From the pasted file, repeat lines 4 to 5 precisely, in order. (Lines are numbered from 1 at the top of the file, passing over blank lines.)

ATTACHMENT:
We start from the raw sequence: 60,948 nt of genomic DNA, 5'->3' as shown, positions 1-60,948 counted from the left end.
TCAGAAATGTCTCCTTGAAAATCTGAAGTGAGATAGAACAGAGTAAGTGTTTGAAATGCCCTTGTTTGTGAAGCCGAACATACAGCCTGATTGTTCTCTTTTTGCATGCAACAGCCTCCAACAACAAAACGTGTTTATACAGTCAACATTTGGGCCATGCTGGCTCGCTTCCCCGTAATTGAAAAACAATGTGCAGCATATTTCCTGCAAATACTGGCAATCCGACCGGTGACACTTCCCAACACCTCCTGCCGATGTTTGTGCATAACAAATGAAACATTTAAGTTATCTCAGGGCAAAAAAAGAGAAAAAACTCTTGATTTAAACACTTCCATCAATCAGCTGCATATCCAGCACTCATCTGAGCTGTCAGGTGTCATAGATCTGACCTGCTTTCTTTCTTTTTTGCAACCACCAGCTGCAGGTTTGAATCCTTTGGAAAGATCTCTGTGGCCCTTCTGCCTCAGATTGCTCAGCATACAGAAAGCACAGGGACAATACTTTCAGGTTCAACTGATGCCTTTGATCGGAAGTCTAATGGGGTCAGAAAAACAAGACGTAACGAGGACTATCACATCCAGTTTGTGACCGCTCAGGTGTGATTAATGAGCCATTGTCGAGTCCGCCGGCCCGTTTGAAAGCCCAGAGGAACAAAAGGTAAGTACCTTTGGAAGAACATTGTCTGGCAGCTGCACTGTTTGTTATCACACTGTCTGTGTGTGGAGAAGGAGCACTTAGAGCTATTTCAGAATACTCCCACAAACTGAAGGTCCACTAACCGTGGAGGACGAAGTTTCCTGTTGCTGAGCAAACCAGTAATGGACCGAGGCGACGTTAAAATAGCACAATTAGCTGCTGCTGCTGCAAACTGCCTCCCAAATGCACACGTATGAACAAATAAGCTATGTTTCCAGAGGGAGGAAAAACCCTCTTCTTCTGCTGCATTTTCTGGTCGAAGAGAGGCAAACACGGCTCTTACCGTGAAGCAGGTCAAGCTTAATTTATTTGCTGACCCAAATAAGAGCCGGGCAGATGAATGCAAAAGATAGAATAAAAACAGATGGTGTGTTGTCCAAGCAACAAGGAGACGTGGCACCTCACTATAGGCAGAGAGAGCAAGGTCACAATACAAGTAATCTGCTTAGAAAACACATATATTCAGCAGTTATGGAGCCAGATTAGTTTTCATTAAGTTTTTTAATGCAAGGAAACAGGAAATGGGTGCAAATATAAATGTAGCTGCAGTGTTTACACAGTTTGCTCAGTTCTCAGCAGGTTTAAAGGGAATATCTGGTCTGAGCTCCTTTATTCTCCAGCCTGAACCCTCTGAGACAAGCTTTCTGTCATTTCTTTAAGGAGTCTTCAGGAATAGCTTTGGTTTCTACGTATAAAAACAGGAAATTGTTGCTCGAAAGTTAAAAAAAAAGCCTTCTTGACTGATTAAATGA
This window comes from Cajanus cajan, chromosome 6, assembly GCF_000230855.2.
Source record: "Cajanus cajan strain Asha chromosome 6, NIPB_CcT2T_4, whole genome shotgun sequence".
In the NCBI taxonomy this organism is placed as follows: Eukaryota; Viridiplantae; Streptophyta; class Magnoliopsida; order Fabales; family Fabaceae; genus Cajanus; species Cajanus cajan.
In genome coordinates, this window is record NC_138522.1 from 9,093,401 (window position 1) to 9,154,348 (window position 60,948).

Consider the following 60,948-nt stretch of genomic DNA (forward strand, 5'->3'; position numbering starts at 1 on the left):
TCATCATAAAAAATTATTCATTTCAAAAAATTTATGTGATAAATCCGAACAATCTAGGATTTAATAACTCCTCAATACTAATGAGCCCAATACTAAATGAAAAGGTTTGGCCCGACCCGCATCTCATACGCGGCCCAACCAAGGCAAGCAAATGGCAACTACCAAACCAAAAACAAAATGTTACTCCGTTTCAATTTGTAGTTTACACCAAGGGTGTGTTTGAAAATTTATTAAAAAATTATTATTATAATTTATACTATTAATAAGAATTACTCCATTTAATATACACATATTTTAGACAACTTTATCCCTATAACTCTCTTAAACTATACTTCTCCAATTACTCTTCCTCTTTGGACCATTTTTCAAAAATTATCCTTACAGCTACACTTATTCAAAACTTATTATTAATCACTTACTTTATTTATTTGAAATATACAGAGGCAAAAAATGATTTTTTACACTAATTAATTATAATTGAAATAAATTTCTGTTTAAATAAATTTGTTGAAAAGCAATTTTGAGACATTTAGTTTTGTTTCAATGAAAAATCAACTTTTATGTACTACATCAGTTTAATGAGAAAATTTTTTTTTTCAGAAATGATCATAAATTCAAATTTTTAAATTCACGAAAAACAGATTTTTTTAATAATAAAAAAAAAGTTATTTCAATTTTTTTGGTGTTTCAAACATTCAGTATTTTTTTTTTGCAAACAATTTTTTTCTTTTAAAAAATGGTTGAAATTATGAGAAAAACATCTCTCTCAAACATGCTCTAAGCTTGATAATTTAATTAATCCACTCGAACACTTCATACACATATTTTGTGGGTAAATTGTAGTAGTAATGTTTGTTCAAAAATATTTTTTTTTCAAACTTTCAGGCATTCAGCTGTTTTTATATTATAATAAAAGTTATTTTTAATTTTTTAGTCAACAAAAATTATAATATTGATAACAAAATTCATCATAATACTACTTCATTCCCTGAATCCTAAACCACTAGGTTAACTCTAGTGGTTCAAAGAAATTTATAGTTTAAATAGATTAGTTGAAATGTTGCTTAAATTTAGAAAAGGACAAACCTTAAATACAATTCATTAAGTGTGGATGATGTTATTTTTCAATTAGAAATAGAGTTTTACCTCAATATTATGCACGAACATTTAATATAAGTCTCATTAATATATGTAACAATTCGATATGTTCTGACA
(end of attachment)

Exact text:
Source record: "Cajanus cajan strain Asha chromosome 6, NIPB_CcT2T_4, whole genome shotgun sequence".
In the NCBI taxonomy this organism is placed as follows: Eukaryota; Viridiplantae; Streptophyta; class Magnoliopsida; order Fabales; family Fabaceae; genus Cajanus; species Cajanus cajan.